Charity help and politics.
I left the Solomon Islands in mid-July 1999 after completing my two-year contract with the Solomon Islands government.
Since that time I given my time to trying to help good causes in the Solomon Islands, supporting the equipment needs of the National Referral Hospital (NRH) through my partner charity in New Zealand, ‘Take My Hands,’ but also lending encouragement to causes such as reconciliation, national unity, gender equality, work opportunities, youth affairs, education, music appreciation, bio-diversity, conservation, medical services, especially in regard to rural health needs and facilities, agriculture enterprise, crafts promotion, climate change, adaptation measures, green energy and many other worthy causes that have been related to welfare and the needs of the people.
To carry out my tasks, I have often made appeals for direct donations to ‘Take My Hands’ and such appeals have been circulated through media outlets in the Solomon Islands and beyond, using my website – www.solomonislandsinfocus.com to get my appeals out.
I would like to think that what I have sought to achieve since leaving the Solomon Islands, now 22 years ago, has been of some benefit and I have always appreciated and publically thanked those organizations, private citizens and community groups that have so generously helped in those causes I saw as worthy to the people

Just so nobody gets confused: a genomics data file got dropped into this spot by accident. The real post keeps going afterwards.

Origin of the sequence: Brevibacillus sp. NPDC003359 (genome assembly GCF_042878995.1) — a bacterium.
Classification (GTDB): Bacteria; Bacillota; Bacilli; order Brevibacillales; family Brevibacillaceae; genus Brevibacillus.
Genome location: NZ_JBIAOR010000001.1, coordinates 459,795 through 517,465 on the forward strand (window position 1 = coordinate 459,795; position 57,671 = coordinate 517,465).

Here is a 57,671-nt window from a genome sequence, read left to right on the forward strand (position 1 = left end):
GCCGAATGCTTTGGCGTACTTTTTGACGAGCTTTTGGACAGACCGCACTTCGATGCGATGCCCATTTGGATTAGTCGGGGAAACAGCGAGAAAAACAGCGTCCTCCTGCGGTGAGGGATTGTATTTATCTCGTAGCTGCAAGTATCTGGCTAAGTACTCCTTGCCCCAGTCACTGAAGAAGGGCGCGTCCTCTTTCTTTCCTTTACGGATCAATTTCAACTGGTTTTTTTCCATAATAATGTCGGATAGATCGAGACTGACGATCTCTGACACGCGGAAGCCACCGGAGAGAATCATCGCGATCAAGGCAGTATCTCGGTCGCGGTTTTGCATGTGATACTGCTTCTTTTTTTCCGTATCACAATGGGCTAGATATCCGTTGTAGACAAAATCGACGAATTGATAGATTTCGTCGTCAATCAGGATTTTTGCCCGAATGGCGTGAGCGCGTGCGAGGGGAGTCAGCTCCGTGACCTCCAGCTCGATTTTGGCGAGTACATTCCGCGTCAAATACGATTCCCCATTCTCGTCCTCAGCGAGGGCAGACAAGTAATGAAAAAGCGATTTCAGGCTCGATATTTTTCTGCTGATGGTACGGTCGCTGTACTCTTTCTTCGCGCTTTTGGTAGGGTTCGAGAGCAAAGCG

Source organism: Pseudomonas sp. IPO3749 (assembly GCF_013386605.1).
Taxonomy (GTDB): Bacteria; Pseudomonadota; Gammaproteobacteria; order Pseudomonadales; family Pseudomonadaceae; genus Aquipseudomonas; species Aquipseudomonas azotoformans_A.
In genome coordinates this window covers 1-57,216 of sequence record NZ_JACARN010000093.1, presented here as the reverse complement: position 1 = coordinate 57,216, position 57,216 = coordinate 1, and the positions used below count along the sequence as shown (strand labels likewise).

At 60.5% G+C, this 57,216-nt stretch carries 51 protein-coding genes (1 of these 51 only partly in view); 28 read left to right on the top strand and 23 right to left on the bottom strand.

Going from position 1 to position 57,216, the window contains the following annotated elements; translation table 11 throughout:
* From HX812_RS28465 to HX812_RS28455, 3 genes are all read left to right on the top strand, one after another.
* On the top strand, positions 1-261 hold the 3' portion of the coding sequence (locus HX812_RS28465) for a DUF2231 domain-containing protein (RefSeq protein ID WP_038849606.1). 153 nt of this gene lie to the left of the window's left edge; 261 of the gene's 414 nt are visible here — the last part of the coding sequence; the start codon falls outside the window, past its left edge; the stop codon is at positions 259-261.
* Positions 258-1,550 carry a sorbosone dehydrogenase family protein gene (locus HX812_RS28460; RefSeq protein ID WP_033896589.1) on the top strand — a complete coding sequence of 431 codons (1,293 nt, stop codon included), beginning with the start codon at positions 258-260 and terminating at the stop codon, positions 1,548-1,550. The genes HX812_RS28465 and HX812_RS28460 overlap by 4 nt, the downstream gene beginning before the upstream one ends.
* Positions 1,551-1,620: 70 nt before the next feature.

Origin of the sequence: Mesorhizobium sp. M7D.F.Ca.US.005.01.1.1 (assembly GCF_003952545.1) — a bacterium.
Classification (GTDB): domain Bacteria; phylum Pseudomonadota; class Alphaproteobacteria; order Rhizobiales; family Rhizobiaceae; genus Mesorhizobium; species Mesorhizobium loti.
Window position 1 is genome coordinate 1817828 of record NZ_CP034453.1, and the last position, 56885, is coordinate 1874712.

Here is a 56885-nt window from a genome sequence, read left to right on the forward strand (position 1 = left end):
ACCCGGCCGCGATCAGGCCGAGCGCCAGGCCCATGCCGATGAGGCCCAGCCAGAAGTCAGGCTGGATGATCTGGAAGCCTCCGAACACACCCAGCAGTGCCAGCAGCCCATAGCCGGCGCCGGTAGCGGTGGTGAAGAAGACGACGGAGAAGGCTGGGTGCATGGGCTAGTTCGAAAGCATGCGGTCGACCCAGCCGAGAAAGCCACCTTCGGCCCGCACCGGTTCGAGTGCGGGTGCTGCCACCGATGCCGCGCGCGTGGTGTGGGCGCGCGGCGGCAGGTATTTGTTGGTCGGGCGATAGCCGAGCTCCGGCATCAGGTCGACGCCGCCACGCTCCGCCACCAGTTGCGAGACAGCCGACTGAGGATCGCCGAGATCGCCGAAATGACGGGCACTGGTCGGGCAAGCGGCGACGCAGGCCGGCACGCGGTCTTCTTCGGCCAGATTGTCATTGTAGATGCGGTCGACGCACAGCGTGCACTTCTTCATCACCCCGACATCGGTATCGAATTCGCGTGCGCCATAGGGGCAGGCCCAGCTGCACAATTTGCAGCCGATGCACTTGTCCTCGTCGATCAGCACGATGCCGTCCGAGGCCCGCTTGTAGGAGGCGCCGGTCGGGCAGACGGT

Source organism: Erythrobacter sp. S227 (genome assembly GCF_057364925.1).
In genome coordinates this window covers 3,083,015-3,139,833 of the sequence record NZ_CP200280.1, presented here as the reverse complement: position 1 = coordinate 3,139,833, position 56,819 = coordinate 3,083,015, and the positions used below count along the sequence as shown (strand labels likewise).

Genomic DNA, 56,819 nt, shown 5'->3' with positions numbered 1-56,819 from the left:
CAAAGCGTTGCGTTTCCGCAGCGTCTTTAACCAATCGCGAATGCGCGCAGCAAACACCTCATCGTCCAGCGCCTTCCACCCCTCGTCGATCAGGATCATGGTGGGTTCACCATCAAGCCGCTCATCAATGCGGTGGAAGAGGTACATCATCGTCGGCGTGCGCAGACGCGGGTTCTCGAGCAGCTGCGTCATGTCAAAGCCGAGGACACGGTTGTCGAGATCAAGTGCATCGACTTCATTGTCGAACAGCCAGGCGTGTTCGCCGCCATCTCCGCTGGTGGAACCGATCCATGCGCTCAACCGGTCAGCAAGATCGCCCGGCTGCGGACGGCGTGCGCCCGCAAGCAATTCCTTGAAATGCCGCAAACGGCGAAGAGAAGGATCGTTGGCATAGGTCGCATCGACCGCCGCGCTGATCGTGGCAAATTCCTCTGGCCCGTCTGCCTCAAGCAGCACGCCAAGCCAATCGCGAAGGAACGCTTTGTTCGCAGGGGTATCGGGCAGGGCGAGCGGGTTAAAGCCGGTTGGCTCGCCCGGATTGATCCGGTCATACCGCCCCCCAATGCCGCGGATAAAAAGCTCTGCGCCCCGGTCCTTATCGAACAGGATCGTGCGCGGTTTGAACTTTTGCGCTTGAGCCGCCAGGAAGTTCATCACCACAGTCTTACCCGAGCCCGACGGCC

Despite many, many appeals, it has often been the case that the Solomon Islands Forest Association (FSA) was the only body to volunteer support and contribute direct financial donations to my partner charity, ‘Take My Hands’ and as a consequence the MOHS received many hospital beds and other equipment plus medical supplies that would not otherwise have been possible.
Likewise, the charity, Hearts of Hope HOH) received clothing and footwear with SFA donations.
There has arisen some criticism today of the donations the SFA has made to aid the causes I have highlighted, and linked the SFA to activity and practices in the political context in happenings at home.
Let me make it clear I believe the independent nature of the charitable sector work I have always sought to achieve is fundamental to the importance of society in the Solomon Islands and I would hope it has been valued by some.
My guiding principle is influenced by charity law in terms of campaigning and not influenced by politics.
Whatever certain individuals might wish to raise about the SFA’s voluntary donations, just let me end by saying such donations have helped many people and the equipment obtained by such help continues to be of service and will do so for years to come.